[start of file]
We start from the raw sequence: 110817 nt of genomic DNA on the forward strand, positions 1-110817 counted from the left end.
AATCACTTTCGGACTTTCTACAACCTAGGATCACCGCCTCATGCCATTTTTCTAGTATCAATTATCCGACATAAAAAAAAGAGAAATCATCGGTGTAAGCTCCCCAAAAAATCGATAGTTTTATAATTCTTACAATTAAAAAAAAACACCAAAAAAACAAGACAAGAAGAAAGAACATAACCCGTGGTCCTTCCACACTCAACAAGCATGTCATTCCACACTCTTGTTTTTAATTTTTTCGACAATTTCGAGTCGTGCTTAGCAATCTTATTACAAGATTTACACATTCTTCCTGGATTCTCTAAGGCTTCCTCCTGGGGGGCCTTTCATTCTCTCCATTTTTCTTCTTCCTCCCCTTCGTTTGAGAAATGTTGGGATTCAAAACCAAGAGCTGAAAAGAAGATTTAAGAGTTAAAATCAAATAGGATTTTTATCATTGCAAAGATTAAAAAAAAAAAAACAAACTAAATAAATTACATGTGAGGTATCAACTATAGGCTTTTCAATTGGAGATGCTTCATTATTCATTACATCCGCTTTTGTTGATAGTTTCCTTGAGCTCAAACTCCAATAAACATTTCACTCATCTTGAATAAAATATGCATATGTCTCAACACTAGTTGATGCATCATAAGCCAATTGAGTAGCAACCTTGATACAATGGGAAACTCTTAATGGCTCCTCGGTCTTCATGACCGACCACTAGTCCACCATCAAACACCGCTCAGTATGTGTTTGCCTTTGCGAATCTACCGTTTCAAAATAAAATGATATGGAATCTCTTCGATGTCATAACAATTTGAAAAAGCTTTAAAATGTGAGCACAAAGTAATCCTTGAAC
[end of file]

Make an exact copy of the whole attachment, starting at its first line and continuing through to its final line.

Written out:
We start from the raw sequence: 110817 nt of genomic DNA on the forward strand, positions 1-110817 counted from the left end.
AATCACTTTCGGACTTTCTACAACCTAGGATCACCGCCTCATGCCATTTTTCTAGTATCAATTATCCGACATAAAAAAAAGAGAAATCATCGGTGTAAGCTCCCCAAAAAATCGATAGTTTTATAATTCTTACAATTAAAAAAAAACACCAAAAAAACAAGACAAGAAGAAAGAACATAACCCGTGGTCCTTCCACACTCAACAAGCATGTCATTCCACACTCTTGTTTTTAATTTTTTCGACAATTTCGAGTCGTGCTTAGCAATCTTATTACAAGATTTACACATTCTTCCTGGATTCTCTAAGGCTTCCTCCTGGGGGGCCTTTCATTCTCTCCATTTTTCTTCTTCCTCCCCTTCGTTTGAGAAATGTTGGGATTCAAAACCAAGAGCTGAAAAGAAGATTTAAGAGTTAAAATCAAATAGGATTTTTATCATTGCAAAGATTAAAAAAAAAAAAACAAACTAAATAAATTACATGTGAGGTATCAACTATAGGCTTTTCAATTGGAGATGCTTCATTATTCATTACATCCGCTTTTGTTGATAGTTTCCTTGAGCTCAAACTCCAATAAACATTTCACTCATCTTGAATAAAATATGCATATGTCTCAACACTAGTTGATGCATCATAAGCCAATTGAGTAGCAACCTTGATACAATGGGAAACTCTTAATGGCTCCTCGGTCTTCATGACCGACCACTAGTCCACCATCAAACACCGCTCAGTATGTGTTTGCCTTTGCGAATCTACCGTTTCAAAATAAAATGATATGGAATCTCTTCGATGTCATAACAATTTGAAAAAGCTTTAAAATGTGAGCACAAAGTAATCCTTGAAC